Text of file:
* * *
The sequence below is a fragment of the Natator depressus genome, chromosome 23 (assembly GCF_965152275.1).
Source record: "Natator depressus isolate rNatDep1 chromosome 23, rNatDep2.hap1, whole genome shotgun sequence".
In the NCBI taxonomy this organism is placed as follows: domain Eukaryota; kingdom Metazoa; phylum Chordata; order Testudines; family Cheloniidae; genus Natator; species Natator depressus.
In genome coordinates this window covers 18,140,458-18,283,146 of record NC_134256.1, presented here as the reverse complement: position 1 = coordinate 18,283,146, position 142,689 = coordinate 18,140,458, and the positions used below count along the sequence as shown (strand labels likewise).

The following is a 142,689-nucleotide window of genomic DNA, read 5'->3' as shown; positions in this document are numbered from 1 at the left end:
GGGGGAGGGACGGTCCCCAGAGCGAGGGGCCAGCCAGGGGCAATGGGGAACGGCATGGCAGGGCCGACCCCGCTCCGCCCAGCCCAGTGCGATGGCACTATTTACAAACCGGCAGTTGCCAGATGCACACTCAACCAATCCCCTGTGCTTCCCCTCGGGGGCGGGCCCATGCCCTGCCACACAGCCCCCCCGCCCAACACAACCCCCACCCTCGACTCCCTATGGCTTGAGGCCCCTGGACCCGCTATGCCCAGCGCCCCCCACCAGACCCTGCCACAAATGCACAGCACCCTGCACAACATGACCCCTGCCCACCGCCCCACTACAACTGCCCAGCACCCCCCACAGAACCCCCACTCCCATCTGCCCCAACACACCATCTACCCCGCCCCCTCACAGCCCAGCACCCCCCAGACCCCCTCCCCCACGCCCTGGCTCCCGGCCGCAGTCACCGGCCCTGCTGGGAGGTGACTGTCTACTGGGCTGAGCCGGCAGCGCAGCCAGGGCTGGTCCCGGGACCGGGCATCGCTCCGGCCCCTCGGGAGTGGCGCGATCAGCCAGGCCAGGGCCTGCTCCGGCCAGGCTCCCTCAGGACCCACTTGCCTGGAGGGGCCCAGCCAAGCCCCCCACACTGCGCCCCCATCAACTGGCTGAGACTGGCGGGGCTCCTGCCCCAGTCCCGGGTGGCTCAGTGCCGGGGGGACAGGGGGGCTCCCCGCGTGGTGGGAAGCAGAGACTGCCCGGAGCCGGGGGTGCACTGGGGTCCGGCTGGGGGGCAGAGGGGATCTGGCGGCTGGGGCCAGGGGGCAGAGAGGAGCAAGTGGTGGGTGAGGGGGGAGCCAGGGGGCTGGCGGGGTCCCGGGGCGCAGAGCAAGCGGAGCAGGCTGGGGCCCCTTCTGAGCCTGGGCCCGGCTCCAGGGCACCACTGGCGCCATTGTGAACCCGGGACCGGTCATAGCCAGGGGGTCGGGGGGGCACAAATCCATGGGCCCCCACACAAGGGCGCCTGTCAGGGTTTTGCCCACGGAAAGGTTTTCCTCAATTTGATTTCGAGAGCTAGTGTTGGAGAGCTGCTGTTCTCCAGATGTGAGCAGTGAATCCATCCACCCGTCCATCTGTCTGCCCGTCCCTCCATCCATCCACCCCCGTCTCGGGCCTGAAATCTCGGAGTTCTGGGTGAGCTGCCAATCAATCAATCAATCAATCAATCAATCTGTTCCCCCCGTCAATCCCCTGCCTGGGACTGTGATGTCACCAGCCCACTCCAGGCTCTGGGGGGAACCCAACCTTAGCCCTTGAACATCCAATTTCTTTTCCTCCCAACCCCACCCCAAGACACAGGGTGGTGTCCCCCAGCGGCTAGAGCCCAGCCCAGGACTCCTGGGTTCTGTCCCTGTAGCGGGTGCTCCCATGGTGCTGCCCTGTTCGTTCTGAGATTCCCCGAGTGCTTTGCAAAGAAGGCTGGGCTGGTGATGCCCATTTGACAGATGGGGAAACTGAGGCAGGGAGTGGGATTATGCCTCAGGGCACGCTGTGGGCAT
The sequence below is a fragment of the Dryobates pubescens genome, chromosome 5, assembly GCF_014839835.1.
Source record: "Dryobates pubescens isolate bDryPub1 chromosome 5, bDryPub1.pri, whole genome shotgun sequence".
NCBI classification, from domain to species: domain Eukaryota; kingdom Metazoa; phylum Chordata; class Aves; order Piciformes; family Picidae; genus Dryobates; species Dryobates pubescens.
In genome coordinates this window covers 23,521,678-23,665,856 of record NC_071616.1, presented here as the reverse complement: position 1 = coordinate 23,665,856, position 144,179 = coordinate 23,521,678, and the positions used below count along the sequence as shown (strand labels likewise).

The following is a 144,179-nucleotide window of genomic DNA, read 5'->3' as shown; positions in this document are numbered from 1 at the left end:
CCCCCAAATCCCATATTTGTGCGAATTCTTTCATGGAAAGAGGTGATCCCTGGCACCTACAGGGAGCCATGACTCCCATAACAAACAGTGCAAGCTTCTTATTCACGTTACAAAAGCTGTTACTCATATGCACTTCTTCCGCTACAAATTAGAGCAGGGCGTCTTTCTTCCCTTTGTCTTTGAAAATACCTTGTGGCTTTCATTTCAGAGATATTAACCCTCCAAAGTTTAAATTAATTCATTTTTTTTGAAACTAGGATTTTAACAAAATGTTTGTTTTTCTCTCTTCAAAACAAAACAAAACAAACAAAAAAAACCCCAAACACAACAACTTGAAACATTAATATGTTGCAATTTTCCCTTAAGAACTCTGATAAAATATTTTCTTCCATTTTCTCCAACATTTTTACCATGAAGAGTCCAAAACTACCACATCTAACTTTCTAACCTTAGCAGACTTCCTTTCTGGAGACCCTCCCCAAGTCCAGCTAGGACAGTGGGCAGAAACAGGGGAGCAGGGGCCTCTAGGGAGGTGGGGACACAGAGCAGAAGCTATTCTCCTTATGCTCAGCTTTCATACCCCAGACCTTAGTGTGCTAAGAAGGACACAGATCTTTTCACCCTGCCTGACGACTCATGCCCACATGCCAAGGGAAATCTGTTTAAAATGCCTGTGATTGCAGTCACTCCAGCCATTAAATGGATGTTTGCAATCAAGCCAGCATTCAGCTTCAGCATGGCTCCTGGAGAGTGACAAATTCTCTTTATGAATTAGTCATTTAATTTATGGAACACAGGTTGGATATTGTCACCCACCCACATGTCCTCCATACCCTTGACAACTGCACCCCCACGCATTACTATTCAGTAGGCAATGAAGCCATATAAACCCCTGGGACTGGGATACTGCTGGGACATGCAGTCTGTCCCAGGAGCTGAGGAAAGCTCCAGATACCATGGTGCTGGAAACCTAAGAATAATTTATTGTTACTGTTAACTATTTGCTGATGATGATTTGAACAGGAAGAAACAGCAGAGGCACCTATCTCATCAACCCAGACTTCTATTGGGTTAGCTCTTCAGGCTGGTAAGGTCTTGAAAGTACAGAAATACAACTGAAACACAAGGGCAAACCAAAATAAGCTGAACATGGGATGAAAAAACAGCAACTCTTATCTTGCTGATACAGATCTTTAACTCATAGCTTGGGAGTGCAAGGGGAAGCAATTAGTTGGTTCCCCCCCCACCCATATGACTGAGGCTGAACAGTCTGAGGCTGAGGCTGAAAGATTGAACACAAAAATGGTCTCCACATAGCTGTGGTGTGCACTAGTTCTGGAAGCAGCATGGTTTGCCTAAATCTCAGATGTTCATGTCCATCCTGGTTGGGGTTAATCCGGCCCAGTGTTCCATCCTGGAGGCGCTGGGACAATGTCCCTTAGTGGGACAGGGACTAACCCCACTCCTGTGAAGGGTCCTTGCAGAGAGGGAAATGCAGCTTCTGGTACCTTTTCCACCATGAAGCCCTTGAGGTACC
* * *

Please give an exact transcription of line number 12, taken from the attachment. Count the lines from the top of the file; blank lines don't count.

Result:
CCCCCAAATCCCATATTTGTGCGAATTCTTTCATGGAAAGAGGTGATCCCTGGCACCTACAGGGAGCCATGACTCCCATAACAAACAGTGCAAGCTTCTTATTCACGTTACAAAAGCTGTTACTCATATGCACTTCTTCCGCTACAAATTAGAGCAGGGCGTCTTTCTTCCCTTTGTCTTTGAAAATACCTTGTGGCTTTCATTTCAGAGATATTAACCCTCCAAAGTTTAAATTAATTCATTTTTTTTGAAACTAGGATTTTAACAAAATGTTTGTTTTTCTCTCTTCAAAACAAAACAAAACAAACAAAAAAAACCCCAAACACAACAACTTGAAACATTAATATGTTGCAATTTTCCCTTAAGAACTCTGATAAAATATTTTCTTCCATTTTCTCCAACATTTTTACCATGAAGAGTCCAAAACTACCACATCTAACTTTCTAACCTTAGCAGACTTCCTTTCTGGAGACCCTCCCCAAGTCCAGCTAGGACAGTGGGCAGAAACAGGGGAGCAGGGGCCTCTAGGGAGGTGGGGACACAGAGCAGAAGCTATTCTCCTTATGCTCAGCTTTCATACCCCAGACCTTAGTGTGCTAAGAAGGACACAGATCTTTTCACCCTGCCTGACGACTCATGCCCACATGCCAAGGGAAATCTGTTTAAAATGCCTGTGATTGCAGTCACTCCAGCCATTAAATGGATGTTTGCAATCAAGCCAGCATTCAGCTTCAGCATGGCTCCTGGAGAGTGACAAATTCTCTTTATGAATTAGTCATTTAATTTATGGAACACAGGTTGGATATTGTCACCCACCCACATGTCCTCCATACCCTTGACAACTGCACCCCCACGCATTACTATTCAGTAGGCAATGAAGCCATATAAACCCCTGGGACTGGGATACTGCTGGGACATGCAGTCTGTCCCAGGAGCTGAGGAAAGCTCCAGATACCATGGTGCTGGAAACCTAAGAATAATTTATTGTTACTGTTAACTATTTGCTGATGATGATTTGAACAGGAAGAAACAGCAGAGGCACCTATCTCATCAACCCAGACTTCTATTGGGTTAGCTCTTCAGGCTGGTAAGGTCTTGAAAGTACAGAAATACAACTGAAACACAAGGGCAAACCAAAATAAGCTGAACATGGGATGAAAAAACAGCAACTCTTATCTTGCTGATACAGATCTTTAACTCATAGCTTGGGAGTGCAAGGGGAAGCAATTAGTTGGTTCCCCCCCCACCCATATGACTGAGGCTGAACAGTCTGAGGCTGAGGCTGAAAGATTGAACACAAAAATGGTCTCCACATAGCTGTGGTGTGCACTAGTTCTGGAAGCAGCATGGTTTGCCTAAATCTCAGATGTTCATGTCCATCCTGGTTGGGGTTAATCCGGCCCAGTGTTCCATCCTGGAGGCGCTGGGACAATGTCCCTTAGTGGGACAGGGACTAACCCCACTCCTGTGAAGGGTCCTTGCAGAGAGGGAAATGCAGCTTCTGGTACCTTTTCCACCATGAAGCCCTTGAGGTACC